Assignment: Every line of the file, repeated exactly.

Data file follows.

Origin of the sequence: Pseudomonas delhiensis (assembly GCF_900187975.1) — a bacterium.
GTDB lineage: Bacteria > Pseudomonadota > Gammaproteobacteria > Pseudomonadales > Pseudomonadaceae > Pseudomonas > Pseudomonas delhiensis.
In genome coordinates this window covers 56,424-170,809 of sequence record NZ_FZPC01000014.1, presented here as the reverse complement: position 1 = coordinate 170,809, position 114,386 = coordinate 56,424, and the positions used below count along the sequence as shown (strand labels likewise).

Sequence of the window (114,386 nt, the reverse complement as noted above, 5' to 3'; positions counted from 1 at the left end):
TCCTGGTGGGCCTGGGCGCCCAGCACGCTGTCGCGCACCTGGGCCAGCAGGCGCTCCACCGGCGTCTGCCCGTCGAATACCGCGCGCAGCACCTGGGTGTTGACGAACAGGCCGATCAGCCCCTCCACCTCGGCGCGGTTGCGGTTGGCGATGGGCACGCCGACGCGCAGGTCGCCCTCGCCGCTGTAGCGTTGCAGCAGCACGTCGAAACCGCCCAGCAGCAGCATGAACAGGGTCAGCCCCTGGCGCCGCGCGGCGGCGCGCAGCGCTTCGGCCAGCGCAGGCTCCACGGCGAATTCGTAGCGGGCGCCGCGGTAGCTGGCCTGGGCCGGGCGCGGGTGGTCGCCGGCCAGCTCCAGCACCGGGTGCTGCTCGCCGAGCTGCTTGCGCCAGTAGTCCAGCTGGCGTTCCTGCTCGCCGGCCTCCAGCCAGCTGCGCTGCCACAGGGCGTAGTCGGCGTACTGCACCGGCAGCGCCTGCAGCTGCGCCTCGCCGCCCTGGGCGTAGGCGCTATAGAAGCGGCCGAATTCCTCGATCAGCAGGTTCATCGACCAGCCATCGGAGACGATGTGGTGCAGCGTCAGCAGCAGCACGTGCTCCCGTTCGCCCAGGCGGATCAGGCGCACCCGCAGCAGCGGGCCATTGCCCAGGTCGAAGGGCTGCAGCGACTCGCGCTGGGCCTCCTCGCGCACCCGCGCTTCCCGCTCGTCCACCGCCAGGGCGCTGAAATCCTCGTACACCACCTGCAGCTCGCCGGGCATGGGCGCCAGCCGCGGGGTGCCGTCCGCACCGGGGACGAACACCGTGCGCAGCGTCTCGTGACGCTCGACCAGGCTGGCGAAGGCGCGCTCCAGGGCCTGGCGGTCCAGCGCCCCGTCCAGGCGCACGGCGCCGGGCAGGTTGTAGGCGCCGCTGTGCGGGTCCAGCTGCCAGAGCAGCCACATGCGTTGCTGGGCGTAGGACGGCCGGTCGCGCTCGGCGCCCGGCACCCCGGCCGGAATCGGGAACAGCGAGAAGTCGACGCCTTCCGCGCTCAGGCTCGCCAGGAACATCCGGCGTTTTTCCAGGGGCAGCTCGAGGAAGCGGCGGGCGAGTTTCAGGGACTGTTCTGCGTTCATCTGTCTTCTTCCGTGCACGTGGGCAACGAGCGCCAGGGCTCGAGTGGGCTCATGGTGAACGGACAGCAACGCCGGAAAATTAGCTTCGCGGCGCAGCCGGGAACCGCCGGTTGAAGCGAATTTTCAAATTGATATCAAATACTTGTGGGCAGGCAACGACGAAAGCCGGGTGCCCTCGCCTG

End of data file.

Origin of the sequence: Pseudomonas delhiensis (assembly GCF_900187975.1) — a bacterium.
GTDB lineage: Bacteria > Pseudomonadota > Gammaproteobacteria > Pseudomonadales > Pseudomonadaceae > Pseudomonas > Pseudomonas delhiensis.
In genome coordinates this window covers 56,424-170,809 of sequence record NZ_FZPC01000014.1, presented here as the reverse complement: position 1 = coordinate 170,809, position 114,386 = coordinate 56,424, and the positions used below count along the sequence as shown (strand labels likewise).

Sequence of the window (114,386 nt, the reverse complement as noted above, 5' to 3'; positions counted from 1 at the left end):
TCCTGGTGGGCCTGGGCGCCCAGCACGCTGTCGCGCACCTGGGCCAGCAGGCGCTCCACCGGCGTCTGCCCGTCGAATACCGCGCGCAGCACCTGGGTGTTGACGAACAGGCCGATCAGCCCCTCCACCTCGGCGCGGTTGCGGTTGGCGATGGGCACGCCGACGCGCAGGTCGCCCTCGCCGCTGTAGCGTTGCAGCAGCACGTCGAAACCGCCCAGCAGCAGCATGAACAGGGTCAGCCCCTGGCGCCGCGCGGCGGCGCGCAGCGCTTCGGCCAGCGCAGGCTCCACGGCGAATTCGTAGCGGGCGCCGCGGTAGCTGGCCTGGGCCGGGCGCGGGTGGTCGCCGGCCAGCTCCAGCACCGGGTGCTGCTCGCCGAGCTGCTTGCGCCAGTAGTCCAGCTGGCGTTCCTGCTCGCCGGCCTCCAGCCAGCTGCGCTGCCACAGGGCGTAGTCGGCGTACTGCACCGGCAGCGCCTGCAGCTGCGCCTCGCCGCCCTGGGCGTAGGCGCTATAGAAGCGGCCGAATTCCTCGATCAGCAGGTTCATCGACCAGCCATCGGAGACGATGTGGTGCAGCGTCAGCAGCAGCACGTGCTCCCGTTCGCCCAGGCGGATCAGGCGCACCCGCAGCAGCGGGCCATTGCCCAGGTCGAAGGGCTGCAGCGACTCGCGCTGGGCCTCCTCGCGCACCCGCGCTTCCCGCTCGTCCACCGCCAGGGCGCTGAAATCCTCGTACACCACCTGCAGCTCGCCGGGCATGGGCGCCAGCCGCGGGGTGCCGTCCGCACCGGGGACGAACACCGTGCGCAGCGTCTCGTGACGCTCGACCAGGCTGGCGAAGGCGCGCTCCAGGGCCTGGCGGTCCAGCGCCCCGTCCAGGCGCACGGCGCCGGGCAGGTTGTAGGCGCCGCTGTGCGGGTCCAGCTGCCAGAGCAGCCACATGCGTTGCTGGGCGTAGGACGGCCGGTCGCGCTCGGCGCCCGGCACCCCGGCCGGAATCGGGAACAGCGAGAAGTCGACGCCTTCCGCGCTCAGGCTCGCCAGGAACATCCGGCGTTTTTCCAGGGGCAGCTCGAGGAAGCGGCGGGCGAGTTTCAGGGACTGTTCTGCGTTCATCTGTCTTCTTCCGTGCACGTGGGCAACGAGCGCCAGGGCTCGAGTGGGCTCATGGTGAACGGACAGCAACGCCGGAAAATTAGCTTCGCGGCGCAGCCGGGAACCGCCGGTTGAAGCGAATTTTCAAATTGATATCAAATACTTGTGGGCAGGCAACGACGAAAGCCGGGTGCCCTCGCCTG